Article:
Reliable, accessible guest data is like gold for hotels interested in the next generation of customer service. More deals that can capitalize on that are likely on the way.
Sojern, the business-to-business marketing platform for travel companies, is moving into a new sector of hotel services through an acquisition.
The company said Tuesday that it has acquired California-based VenueLytics, a platform that provides guest management and communications software for independent hotels.
Sojern is not disclosing the acquisition price or terms of the deal. The company is also not disclosing the number of clients or employees from VenueLytics that are joining Sojern.
LinkedIn lists 22 people as employees of VenueLytics.
The tech from VenueLytics will power the new Sojern Guest Experience Solutions business. Baskar Manivannan, the VenueLytics co-founder and CEO, is joining Sojern to lead that business. Suryanarayana Mangipudi, another co-founder and head of technology, is joining the technology team at Sojern.
Sojern historically has focused on its AI-powered platform that uses customer data to help hotels and other travel company clients make more informed marketing decisions, meant to drive more direct bookings.
Sojern says it works with more than 10,000 travel companies worldwide.
In the age of post-pandemic financial recovery and a labor shortage, those clients have been asking for a way to use Sojern’s data to drive revenue beyond securing bookings alone, said Kurt Weinsheimer, chief solutions officer for Sojern.
“For hoteliers, for a lot of them, that’s kind of the starting line. Getting that direct booking is just the beginning of that guest journey,” Weinsheimer said.
The new technology coming on board includes an AI chatbot that can automatically send pre-stay greetings as well as automate guest interactions, meant to free up front desk staff for more complicated work. That chatbot includes underlying AI technology that analyzes customer data and makes personalized upsell recommendations before and during the stay.
VenueLytics is in the early stages of integrating generative AI from Google and OpenAI into the chatbot tool.
The VenueLytics website published a blog post listing the top 10 requests from guests through the AI concierge. It highlights how each interaction could lead to an upsell. A question about check-out time, for example, could lead to the chatbot offering an option to pay more for a late check-out. Or a question about ice could lead to the chatbot offering ice delivery along with drinks.
“Being able to do this quickly for that mobile-first guest … and do it when hotels are short staffed is critically important,” Weinsheimer said. “We’ve seen hotels have up to a 70% reduction in front desk calls by implementing, for example, this AI smart concierge.”
One of VenueLytics’s main customers is Grupo Posadas, the publicly traded hotel company in Mexico with more than 180 resorts and hotels.
Leslie Gomez, director of quality, standards, and innovation for Grupo Posadas, said in a statement that customers purchased services more than 53,000 times through the VenueLytics chatbot over the last nine months, and guests that used it had a net promoter score — a common measurement for customer service — more than 19 points higher.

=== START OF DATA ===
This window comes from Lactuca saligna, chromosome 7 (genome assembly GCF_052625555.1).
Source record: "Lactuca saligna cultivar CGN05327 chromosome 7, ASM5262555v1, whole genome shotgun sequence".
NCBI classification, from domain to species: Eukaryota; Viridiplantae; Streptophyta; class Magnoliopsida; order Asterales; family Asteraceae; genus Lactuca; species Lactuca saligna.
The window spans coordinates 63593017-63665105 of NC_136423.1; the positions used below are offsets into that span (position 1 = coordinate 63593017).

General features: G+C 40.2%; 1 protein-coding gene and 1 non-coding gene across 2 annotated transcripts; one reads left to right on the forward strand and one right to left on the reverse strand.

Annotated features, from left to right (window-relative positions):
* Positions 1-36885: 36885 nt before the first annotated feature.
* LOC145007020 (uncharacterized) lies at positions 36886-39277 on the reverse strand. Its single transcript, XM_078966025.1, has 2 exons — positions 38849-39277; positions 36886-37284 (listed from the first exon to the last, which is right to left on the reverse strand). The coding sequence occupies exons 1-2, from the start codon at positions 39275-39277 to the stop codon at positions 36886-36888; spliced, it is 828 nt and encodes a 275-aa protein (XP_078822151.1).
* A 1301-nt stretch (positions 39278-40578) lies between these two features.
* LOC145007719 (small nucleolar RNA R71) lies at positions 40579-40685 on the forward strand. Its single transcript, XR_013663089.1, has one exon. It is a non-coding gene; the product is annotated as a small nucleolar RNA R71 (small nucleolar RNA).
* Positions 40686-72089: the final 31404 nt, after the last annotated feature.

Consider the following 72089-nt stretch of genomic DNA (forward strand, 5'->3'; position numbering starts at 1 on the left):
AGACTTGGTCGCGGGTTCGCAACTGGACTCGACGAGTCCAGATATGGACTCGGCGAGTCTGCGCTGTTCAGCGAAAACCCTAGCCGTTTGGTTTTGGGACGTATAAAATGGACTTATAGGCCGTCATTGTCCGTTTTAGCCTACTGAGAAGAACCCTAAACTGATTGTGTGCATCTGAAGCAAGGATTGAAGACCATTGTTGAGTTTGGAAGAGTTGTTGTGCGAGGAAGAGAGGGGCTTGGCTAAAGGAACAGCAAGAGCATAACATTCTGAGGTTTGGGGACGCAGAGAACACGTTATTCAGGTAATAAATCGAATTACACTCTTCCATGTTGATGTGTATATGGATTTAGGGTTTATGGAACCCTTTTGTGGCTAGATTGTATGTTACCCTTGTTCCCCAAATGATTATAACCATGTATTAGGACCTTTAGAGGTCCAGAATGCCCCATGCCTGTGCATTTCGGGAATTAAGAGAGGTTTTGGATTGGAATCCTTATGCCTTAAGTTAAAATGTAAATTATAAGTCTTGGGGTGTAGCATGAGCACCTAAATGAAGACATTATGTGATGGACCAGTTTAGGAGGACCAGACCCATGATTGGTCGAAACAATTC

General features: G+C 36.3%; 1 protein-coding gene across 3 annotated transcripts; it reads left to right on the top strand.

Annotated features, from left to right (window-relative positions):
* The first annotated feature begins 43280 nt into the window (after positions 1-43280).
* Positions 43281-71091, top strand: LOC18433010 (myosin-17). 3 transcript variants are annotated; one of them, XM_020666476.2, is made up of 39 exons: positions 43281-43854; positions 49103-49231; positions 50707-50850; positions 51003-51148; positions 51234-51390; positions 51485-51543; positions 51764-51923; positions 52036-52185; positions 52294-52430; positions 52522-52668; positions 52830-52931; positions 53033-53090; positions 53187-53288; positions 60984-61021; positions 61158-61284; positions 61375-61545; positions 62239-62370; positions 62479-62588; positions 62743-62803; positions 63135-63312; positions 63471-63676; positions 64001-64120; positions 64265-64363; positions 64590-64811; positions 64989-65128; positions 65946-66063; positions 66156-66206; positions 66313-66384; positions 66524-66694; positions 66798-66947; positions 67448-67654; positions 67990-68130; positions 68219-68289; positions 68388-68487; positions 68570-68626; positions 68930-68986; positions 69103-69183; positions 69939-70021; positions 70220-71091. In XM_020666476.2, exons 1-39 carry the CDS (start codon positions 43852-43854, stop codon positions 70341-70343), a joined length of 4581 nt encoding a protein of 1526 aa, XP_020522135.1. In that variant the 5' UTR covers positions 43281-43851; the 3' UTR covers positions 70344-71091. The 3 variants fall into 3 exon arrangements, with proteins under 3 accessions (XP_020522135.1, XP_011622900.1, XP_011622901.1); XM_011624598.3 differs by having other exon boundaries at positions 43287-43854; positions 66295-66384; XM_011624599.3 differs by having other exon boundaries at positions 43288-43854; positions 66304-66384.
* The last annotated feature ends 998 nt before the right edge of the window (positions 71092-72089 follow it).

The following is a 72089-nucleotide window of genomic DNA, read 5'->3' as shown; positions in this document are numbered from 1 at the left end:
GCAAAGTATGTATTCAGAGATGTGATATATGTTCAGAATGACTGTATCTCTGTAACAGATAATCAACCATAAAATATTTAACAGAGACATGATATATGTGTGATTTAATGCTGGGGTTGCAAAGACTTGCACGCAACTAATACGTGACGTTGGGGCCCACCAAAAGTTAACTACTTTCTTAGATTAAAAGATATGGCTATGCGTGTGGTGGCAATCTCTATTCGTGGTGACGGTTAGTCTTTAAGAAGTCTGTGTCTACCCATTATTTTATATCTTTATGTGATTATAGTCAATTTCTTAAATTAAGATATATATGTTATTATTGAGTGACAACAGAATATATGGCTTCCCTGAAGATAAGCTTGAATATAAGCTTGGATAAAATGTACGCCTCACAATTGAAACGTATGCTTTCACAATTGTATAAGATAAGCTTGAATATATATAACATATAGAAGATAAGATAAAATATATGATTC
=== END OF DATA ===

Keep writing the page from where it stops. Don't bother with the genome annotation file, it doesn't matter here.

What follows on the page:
There are a lot of vendors in various aspects of guest messaging and other areas touched by the VenueLytics tech. Hotels could choose any of them, but he said the key is that clients will have access to the same guest data that Sojern uses for its targeted advertising. Especially because guest messaging is a fairly nascent sector for the hotel industry, he believes that gives Sojern a leg up.
“One of the biggest challenges that our customers talk about is they’re overwhelmed by guest data, and that it’s siloed in all these different places, making it really hard to use,” Weinsheimer said. “What we’re able to do is, is bring it all together … and do that all on a single data platform with one partner, we think that’s a really powerful differentiator for us.”
The topics of data management and personalization were highlights at the HITEC conference in Toronto late last month, which brought hotel and tech professionals to discuss the future of the industry.
In an effort to meet customer demand for a hotel industry that offers seamless high-tech service and personalization, hotel companies are increasingly moving to the cloud and implementing different solutions to make that a reality.
That’s also the long-term potential industry leaders see for generative AI — answering a demand that customers have for a personalized travel concierge service from beginning to end.
Sojern executives believe this move aligns with the way the industry is heading.
“The future of travel marketing is going to be driving permission-based personalization,” Weinsheimer said. “We see that that’s going to be a combination of advertising and marketing, and personalized communication, throughout the customer journey. We see that this is the beginning of that combined journey.”
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